Raytheon (NYSE:RTN) is revamping its majority-owned cybersecurity company, seeking to jump-start a unit heralded as a potential growth engine, but which so far has underwhelmed.
Forcepoint, which is 80% owned by Raytheon, is combining its business securing critical infrastructure — including power plants, water filtration systems, and healthcare and financial services networks — with its government unit. As part of the consolidation, Forcepoint has hired Eric Trexler, who formerly handled national security programs at McAfee, as vice president of sales for the business.
“Our customers demand hardened cyber technology that can help them more quickly identify abnormal activity and behavior to improve the protection of their systems from unauthorized access, exploitation or data exfiltration,” Sean Berg, general manager of the government business, said in a statement. “Eric brings to Forcepoint a deep understanding of the cyber challenges that intelligence, defense, and civilian agencies face day-to-day.”
A slow rebuild
Raytheon in 2015 invested $1.57 billion for a controlling stake in what was then known as Websense and combined that commercial cybersecurity company with its own in-house tech unit to offer military-grade cyber defense to civilian and government customers. So far, that combined unit, which was rebranded as Forcepoint, has stuttered. Heavy internal investment and a handful of bolt-on acquisitions have sunk margins, and growth has been hard to find.
That’s a tough track record for a unit that was previously billed as a hidden gem inside of Raytheon: With former Websense owner Vista Partners still owning a 19.7% stake in the entity, there has been speculation that Forcepoint could eventually be spun out as an independent.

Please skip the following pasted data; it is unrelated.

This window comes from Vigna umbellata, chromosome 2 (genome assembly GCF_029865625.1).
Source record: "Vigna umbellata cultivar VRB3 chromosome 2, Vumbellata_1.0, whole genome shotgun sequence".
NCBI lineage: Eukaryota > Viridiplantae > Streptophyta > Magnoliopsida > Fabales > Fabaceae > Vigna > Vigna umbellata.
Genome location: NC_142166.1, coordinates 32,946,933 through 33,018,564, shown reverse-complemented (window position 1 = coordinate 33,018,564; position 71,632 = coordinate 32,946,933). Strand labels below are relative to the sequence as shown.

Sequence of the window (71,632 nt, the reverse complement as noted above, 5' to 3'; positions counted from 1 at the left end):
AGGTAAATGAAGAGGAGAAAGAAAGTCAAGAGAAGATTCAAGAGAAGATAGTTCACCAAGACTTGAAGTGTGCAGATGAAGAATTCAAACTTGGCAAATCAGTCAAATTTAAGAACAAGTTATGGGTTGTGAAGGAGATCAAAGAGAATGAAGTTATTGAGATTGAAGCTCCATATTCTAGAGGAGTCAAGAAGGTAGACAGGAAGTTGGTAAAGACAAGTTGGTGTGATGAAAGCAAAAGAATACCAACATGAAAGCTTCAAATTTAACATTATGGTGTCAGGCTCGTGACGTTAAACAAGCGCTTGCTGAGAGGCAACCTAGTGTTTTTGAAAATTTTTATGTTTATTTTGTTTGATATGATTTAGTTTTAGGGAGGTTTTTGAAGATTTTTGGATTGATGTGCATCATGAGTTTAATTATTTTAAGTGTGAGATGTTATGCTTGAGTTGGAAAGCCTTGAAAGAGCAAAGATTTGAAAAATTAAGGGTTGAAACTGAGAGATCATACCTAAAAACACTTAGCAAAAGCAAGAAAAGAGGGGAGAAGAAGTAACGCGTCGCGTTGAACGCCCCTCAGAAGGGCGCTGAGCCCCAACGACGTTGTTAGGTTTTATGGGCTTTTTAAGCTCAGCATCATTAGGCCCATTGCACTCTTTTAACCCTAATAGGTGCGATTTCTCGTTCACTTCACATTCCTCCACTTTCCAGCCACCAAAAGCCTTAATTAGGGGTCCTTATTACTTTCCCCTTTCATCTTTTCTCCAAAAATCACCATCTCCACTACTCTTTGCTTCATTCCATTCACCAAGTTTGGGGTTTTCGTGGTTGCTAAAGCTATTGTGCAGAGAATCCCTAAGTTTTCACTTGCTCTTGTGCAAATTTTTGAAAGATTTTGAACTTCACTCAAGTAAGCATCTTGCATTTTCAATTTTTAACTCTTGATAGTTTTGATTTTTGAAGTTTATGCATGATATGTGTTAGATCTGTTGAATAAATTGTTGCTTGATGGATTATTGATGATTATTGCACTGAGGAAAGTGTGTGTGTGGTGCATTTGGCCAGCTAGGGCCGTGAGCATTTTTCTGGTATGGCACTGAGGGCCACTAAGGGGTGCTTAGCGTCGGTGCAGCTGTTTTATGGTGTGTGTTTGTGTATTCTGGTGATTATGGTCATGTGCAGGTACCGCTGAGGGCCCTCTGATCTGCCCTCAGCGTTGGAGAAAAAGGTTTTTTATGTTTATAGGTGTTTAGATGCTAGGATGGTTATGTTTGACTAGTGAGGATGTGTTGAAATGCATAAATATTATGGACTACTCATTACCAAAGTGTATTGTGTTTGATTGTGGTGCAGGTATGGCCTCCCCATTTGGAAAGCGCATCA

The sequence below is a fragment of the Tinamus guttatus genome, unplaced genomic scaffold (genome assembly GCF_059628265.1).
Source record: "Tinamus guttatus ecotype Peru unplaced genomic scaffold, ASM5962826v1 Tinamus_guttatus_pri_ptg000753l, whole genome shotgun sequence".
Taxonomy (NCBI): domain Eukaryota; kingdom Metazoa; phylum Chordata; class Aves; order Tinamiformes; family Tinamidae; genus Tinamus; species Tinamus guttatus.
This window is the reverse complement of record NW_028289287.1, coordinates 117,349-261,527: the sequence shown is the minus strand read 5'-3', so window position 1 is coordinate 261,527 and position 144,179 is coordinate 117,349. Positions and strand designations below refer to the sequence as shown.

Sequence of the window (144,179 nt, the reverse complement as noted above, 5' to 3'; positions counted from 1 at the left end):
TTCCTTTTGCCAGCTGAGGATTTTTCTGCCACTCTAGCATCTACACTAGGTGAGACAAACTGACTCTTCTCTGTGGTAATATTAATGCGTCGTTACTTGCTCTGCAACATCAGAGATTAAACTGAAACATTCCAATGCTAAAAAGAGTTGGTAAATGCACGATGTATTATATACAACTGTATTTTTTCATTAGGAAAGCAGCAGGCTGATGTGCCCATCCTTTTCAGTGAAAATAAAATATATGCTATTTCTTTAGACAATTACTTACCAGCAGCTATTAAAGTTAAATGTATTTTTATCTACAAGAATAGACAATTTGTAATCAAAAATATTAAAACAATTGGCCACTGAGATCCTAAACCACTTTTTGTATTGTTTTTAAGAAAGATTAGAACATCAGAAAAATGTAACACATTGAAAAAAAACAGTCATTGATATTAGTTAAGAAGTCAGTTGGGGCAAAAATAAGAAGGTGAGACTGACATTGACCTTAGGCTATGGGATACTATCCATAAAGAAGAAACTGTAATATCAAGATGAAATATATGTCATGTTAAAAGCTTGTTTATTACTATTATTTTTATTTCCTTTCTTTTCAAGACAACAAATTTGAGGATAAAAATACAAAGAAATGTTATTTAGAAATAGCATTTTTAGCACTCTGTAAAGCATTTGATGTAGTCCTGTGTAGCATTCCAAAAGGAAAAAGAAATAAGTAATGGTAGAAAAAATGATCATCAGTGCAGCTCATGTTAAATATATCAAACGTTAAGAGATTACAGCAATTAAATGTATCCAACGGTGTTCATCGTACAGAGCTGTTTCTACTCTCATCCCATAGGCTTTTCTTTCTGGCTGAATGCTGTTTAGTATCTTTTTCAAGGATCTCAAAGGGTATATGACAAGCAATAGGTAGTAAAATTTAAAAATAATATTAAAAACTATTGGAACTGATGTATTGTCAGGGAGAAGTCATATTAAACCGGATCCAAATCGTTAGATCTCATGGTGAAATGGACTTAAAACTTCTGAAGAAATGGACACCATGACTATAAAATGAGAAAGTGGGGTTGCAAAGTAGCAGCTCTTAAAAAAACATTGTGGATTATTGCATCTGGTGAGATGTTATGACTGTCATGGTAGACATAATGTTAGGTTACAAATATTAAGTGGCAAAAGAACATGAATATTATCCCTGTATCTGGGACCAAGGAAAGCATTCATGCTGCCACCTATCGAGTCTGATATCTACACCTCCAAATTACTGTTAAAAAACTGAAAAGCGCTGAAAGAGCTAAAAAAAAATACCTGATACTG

Talk of a spinoff, for now at least, is on hold. Raytheon CEO Tom Kennedy on a Jan. 25 call with investors called 2017 “a rebuilding year” for Forcepoint, with the company revamping its sales force and adjusting its focus to target large enterprises instead of small to mid-sized businesses. Kennedy said he expects “double-digit growth and also double-digit margins in 2019,” which means 2018 will be another year of transition.
Cyber’s growing importance
Raytheon has also argued that it is unwise to judge Forcepoint solely on the unit’s operating results, claiming that the company’s expertise has opened up new opportunities for Raytheon that are not included in Forcepoint’s results.
“When I go, for example, to the Middle East and I meet with the heads of state there, one of the questions they have about cyber is: How do we have all these capabilities?” Kennedy said during the earnings call when defending Forcepoint.
Forcepoint can also potentially help Raytheon at home, where the Pentagon is making defense contractor security a priority. Deputy Defense Secretary Patrick Shanahan in a speech at an industry conference last week said contractors need to “practice good hygiene” when it comes to cybersecurity, saying that when it comes to secure networks, “we want the bar to be so high that it becomes a condition of doing business.”
Fortunately, Raytheon’s missiles, sensors, and other units are more than making up for the sluggishness at Forcepoint. Shares of the company jumped 32% in 2017 thanks to expectations for increasing military spending and belief that Raytheon is particularly well-positioned to take in a significant portion of those extra dollars.
Raytheon in 2017 reported sales of $25.3 billion, up 5% from a year prior, though profit did fall by 8% largely because of adjustments made to account for changes in U.S. tax law.
With Vista Partners still holding a stake, Raytheon is eventually going to face a decision about the future of Forcepoint and how important it is to have the unit under its control. But with the company’s core businesses firing on all cylinders, investors are unlikely to dwell on Forcepoint in the near term.
There’s still time for Raytheon to get Forcepoint right.